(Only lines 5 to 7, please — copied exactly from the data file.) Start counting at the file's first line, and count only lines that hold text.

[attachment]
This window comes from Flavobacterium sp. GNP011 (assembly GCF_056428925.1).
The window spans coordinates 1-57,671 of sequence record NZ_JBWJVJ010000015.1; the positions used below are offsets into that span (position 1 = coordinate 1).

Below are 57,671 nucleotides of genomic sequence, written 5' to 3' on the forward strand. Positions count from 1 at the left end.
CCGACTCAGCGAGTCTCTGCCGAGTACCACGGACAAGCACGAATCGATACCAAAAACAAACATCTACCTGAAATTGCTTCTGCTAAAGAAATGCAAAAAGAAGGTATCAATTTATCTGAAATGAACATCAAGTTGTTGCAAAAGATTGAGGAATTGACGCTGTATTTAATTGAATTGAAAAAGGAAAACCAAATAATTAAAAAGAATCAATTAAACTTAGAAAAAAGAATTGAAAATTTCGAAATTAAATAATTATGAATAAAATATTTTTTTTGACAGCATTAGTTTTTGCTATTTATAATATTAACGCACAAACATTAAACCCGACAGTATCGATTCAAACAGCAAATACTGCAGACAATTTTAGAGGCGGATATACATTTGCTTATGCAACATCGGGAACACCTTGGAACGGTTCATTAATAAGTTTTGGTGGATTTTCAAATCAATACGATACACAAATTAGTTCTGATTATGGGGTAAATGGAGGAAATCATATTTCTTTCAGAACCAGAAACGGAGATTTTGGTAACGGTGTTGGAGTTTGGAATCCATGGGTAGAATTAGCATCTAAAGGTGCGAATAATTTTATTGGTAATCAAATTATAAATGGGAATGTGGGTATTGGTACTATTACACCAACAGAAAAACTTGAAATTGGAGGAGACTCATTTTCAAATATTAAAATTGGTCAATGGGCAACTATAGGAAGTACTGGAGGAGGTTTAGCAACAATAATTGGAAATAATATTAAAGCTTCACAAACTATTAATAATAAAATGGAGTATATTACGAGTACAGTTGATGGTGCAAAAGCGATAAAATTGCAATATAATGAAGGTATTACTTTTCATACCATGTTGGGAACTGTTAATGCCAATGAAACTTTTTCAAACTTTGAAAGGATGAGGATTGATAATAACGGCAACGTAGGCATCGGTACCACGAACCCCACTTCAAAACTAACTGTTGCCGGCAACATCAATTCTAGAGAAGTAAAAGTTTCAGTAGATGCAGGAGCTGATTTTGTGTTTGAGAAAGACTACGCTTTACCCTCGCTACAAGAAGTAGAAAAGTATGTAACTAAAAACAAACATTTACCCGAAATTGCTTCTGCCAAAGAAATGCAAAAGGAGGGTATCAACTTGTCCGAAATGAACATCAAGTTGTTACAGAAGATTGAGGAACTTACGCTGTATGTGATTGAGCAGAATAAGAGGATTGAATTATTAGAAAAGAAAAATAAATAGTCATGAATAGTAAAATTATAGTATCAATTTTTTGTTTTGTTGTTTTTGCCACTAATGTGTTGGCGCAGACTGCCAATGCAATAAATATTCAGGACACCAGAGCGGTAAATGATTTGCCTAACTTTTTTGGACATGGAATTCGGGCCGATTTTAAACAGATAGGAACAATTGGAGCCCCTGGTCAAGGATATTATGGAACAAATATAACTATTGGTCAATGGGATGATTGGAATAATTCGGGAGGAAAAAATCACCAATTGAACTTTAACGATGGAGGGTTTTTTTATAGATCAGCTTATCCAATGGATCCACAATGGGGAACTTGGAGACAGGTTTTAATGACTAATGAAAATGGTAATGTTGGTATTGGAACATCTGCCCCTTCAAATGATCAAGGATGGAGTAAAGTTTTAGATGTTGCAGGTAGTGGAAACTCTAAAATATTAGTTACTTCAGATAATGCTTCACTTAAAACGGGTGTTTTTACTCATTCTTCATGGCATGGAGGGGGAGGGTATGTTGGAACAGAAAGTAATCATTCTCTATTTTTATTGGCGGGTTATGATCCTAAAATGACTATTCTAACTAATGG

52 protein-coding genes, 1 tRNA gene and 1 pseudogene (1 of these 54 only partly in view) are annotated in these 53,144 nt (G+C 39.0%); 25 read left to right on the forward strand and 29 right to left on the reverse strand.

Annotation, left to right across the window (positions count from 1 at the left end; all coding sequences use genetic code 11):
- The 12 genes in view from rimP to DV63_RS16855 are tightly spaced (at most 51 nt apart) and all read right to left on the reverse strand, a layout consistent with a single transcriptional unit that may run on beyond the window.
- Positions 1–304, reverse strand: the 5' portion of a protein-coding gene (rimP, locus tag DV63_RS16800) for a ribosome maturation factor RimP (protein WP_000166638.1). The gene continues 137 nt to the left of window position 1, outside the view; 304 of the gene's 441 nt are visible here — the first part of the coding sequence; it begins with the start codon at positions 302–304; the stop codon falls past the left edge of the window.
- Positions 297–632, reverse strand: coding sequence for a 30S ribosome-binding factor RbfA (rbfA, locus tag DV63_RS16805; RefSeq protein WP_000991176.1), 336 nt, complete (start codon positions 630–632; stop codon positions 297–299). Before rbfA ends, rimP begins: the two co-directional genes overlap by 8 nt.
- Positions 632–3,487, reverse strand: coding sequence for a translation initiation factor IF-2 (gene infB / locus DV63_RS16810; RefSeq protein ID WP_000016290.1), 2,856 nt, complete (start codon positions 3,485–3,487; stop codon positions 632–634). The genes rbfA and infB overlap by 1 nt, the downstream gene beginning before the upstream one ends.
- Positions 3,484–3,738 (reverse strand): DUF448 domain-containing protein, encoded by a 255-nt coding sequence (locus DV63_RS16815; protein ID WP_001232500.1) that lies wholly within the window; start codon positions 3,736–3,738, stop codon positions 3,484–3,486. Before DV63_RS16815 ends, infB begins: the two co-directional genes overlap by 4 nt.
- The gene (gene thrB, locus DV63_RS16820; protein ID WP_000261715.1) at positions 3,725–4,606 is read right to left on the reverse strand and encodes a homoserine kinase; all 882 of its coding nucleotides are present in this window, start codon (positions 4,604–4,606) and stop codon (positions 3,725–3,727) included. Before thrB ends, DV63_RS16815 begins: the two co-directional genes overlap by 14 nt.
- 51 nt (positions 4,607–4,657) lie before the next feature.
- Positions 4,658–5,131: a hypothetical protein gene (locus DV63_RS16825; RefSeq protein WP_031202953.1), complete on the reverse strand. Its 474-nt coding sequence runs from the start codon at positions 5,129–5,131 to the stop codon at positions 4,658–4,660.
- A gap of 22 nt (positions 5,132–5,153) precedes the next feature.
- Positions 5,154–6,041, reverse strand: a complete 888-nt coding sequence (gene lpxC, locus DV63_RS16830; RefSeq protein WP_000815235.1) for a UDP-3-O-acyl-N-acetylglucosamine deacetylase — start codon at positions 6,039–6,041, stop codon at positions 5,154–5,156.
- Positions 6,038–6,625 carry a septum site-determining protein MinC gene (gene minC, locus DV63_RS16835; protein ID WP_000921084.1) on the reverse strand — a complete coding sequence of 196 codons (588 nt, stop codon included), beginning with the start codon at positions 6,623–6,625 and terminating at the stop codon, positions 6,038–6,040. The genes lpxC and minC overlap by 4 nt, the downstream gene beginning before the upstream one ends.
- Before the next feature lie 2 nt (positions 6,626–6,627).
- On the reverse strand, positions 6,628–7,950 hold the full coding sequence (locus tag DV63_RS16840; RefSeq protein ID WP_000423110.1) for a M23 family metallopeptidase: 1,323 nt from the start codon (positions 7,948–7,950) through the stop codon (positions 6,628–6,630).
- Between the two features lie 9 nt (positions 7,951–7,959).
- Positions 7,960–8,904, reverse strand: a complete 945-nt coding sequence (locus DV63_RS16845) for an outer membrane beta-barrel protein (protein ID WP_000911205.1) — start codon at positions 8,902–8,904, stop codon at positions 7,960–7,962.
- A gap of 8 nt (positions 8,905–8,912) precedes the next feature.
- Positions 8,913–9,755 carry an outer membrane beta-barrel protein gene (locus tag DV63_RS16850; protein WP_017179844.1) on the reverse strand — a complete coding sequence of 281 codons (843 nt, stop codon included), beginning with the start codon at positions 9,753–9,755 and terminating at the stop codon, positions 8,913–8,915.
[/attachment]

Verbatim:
52 protein-coding genes, 1 tRNA gene and 1 pseudogene (1 of these 54 only partly in view) are annotated in these 53,144 nt (G+C 39.0%); 25 read left to right on the forward strand and 29 right to left on the reverse strand.

Annotation, left to right across the window (positions count from 1 at the left end; all coding sequences use genetic code 11):
- The 12 genes in view from rimP to DV63_RS16855 are tightly spaced (at most 51 nt apart) and all read right to left on the reverse strand, a layout consistent with a single transcriptional unit that may run on beyond the window.